City Lights is a 1931 American romantic comedy film written by, directed by, and starring Charlie Chaplin. Widely considered Chaplin’s best film, this simple and sweet story has the beloved tramp going to outrageous lengths to raise money for a blind girl’s “miracle cure.” But he’s just a tramp — will she still love him when she can see him for what he truly is? There’s the rub, and Chaplin reminds us of it despite the endless, goofy scenarios the tramp encounters en route to the touching finale.
Although sound films were on the rise when Chaplin started developing the script in 1928, he decided to continue working with silent productions. Filming started in December 1928, and ended in September 1930. City Lights marked the first time Chaplin composed the film score to one of his productions and it was written in six weeks with Arthur Johnston. The main theme used as a leitmotif for the blind flower girl is the song “La Violetera” (“Who’ll Buy my Violets”) from Spanish composer José Padilla. Chaplin lost a lawsuit to Padilla for not crediting him.
City Lights was immediately successful upon release on 30 January 1931, with positive reviews and box office receipts of $5 million. Today, critics consider it not only one of the highest accomplishments of Chaplin’s career, but one of the greatest films ever made. In 1992, the Library of Congress selected City Lights for preservation in the United States National Film Registry as being “culturally, historically, or aesthetically significant”. In 2007, the American Film Institute’s 100 Years… 100 Movies ranked City Lights as the 11th greatest American film of all time. In 1949, the critic James Agee referred to the final scene in the film as the “greatest single piece of acting ever committed to celluloid”.
The story follows the misadventures of Chaplin’s Tramp as he falls in love with a blind girl and develops a turbulent friendship with an alcoholic millionaire (Harry Myers).The main character is the tramp (Chaplin) who is ignored and abused at every turn but he maintains his hope that romance and acceptance are just around the corner. The tramp falls hopelessly and unconditionally in love with a blind flower seller (Virginia Cherrill). Through a series of misunderstandings, she comes to believe that he is a millionaire. Smitten, the tramp keeps up the illusion. He is a romantic figure for the first time in his life.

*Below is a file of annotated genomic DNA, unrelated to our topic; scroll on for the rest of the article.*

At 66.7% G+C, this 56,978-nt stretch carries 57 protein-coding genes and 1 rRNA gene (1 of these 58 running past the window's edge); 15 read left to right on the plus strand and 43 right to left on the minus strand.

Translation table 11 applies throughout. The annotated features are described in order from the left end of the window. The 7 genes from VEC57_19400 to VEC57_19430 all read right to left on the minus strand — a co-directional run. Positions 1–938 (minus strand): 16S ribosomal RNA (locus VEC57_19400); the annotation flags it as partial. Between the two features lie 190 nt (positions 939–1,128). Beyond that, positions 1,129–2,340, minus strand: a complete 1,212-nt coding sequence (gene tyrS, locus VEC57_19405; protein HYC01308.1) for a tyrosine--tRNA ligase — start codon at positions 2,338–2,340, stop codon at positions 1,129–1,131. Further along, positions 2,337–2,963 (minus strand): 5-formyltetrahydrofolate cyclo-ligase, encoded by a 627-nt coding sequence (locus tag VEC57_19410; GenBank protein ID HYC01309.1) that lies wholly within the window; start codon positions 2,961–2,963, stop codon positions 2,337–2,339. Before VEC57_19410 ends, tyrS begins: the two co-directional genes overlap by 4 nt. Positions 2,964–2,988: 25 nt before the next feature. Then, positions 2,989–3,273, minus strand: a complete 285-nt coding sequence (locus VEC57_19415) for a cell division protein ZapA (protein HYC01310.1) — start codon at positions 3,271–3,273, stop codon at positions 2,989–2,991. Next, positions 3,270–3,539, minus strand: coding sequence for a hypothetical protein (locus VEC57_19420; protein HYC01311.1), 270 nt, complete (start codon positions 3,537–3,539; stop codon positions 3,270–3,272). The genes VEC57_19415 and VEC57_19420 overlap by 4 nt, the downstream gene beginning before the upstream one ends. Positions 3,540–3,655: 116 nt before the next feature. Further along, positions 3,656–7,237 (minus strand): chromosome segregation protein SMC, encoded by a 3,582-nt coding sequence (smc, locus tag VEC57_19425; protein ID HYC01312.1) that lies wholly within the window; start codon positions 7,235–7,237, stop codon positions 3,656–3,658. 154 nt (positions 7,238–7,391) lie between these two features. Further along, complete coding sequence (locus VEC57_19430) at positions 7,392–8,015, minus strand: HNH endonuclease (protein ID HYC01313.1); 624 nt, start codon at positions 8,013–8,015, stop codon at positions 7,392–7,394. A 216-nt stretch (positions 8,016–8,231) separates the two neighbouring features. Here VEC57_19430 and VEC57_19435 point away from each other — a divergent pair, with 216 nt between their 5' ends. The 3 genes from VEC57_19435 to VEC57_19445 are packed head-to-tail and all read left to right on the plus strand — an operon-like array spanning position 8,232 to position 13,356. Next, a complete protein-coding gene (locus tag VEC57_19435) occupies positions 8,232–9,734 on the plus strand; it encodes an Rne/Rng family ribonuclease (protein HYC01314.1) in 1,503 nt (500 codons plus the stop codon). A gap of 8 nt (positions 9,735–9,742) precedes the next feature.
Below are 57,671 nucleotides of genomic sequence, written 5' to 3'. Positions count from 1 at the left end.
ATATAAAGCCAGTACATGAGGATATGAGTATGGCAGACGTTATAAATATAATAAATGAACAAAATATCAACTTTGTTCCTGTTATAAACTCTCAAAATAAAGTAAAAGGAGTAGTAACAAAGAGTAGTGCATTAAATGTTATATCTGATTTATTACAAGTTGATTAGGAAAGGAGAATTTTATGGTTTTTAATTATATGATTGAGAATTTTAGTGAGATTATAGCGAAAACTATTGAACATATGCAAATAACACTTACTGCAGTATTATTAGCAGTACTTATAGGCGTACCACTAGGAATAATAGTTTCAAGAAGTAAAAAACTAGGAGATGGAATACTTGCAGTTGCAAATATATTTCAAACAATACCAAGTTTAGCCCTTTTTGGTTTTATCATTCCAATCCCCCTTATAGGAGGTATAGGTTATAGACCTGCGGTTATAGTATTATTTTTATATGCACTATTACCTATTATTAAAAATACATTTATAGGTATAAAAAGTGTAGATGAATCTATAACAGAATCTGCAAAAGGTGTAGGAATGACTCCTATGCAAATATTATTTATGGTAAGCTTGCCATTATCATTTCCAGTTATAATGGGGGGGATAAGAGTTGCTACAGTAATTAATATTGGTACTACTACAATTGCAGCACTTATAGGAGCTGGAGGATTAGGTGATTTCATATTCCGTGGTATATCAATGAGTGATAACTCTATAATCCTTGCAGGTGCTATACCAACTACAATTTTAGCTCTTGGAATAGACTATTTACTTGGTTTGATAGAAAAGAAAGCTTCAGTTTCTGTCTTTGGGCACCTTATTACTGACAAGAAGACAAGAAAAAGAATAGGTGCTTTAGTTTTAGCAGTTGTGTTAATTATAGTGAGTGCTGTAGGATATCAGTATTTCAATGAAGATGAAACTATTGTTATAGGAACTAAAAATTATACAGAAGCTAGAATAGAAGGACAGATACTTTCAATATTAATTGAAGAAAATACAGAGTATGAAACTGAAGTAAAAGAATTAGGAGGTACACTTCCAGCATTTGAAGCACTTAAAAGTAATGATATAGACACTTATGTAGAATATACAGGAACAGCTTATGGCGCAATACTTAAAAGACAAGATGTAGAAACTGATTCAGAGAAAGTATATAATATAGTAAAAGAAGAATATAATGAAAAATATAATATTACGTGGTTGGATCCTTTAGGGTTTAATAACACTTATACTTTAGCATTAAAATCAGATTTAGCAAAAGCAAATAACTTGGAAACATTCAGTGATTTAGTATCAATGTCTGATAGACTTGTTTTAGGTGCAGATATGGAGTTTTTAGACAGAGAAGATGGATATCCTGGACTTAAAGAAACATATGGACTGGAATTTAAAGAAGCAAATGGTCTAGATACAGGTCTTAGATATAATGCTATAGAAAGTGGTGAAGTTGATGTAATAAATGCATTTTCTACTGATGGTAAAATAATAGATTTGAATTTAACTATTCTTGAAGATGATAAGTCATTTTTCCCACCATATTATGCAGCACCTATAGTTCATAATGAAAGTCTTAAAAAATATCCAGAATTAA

The third main character is an actual millionaire (Harry Myers), who is the tramp’s best friend when he is drunk but is heartless when sober. Through the millionaire’s drunken generosity, the tramp is able to continue his charade and help his love at the same time. This arrangement cannot last and the tramp is forced to take some desperate steps in order to restore the flower seller’s eyesight. Human beings, no matter what culture we belong to, crave acceptance and love. Chaplin manages to incorporate these desires into City Lights without being cloying or manipulative.
This movie highlight, one of the funniest sporting events ever filmed the immortal boxing scene in which Charlie’s footwork bedazzles both the referee and his opponent. It also includes a great deal of sentiment, which some of the 1931 critics found excessive. I don’t think so. Chaplin goes only so far with sentiment, and then makes his getaway with a gag.
Sometimes the sentiment and the gag grow so organically out of the situation that you don’t know whether to laugh or not. That’s the case in the opening sequence with the blind flower-girl. Charlie buys a flower, leaves, tiptoes around the corner, positions himself beside a water tap and gazes at her adoringly. She makes her way to the tap, fills her water can, sloshes it around and throws the water into Charlie’s face. His reaction to this misadventure is so complex that comedy hardly seems the word for it.
In 1952, Sight and Sound magazine revealed the results of its first poll for “The Best Films of All Time”; City Lights was voted #2, after Vittorio DeSica’s Bicycle Thieves. City Lights was highly ranked in the critic lists and rendered as one of the inspiring film of all times. This is a simple piece of art, an honest expression from Chaplin and the amount of work that Chaplin poured into it is enormous. It succeeds because of that straightforwardness. City Lights is a beautiful film and an eloquent ambassador for silent cinema. A must see.
- Produced, Written, Music & Directed by Charlie Chaplin
- Casting: Charlie Chaplin, Virginia Cherrill, Florence Lee, Harry Myers
- Cinematography: Rollie Totheroh
- Distributed by United Artists
- Release dates: January 30, 1931
- Running time: 87 minutes
- Country : United States
- Language: English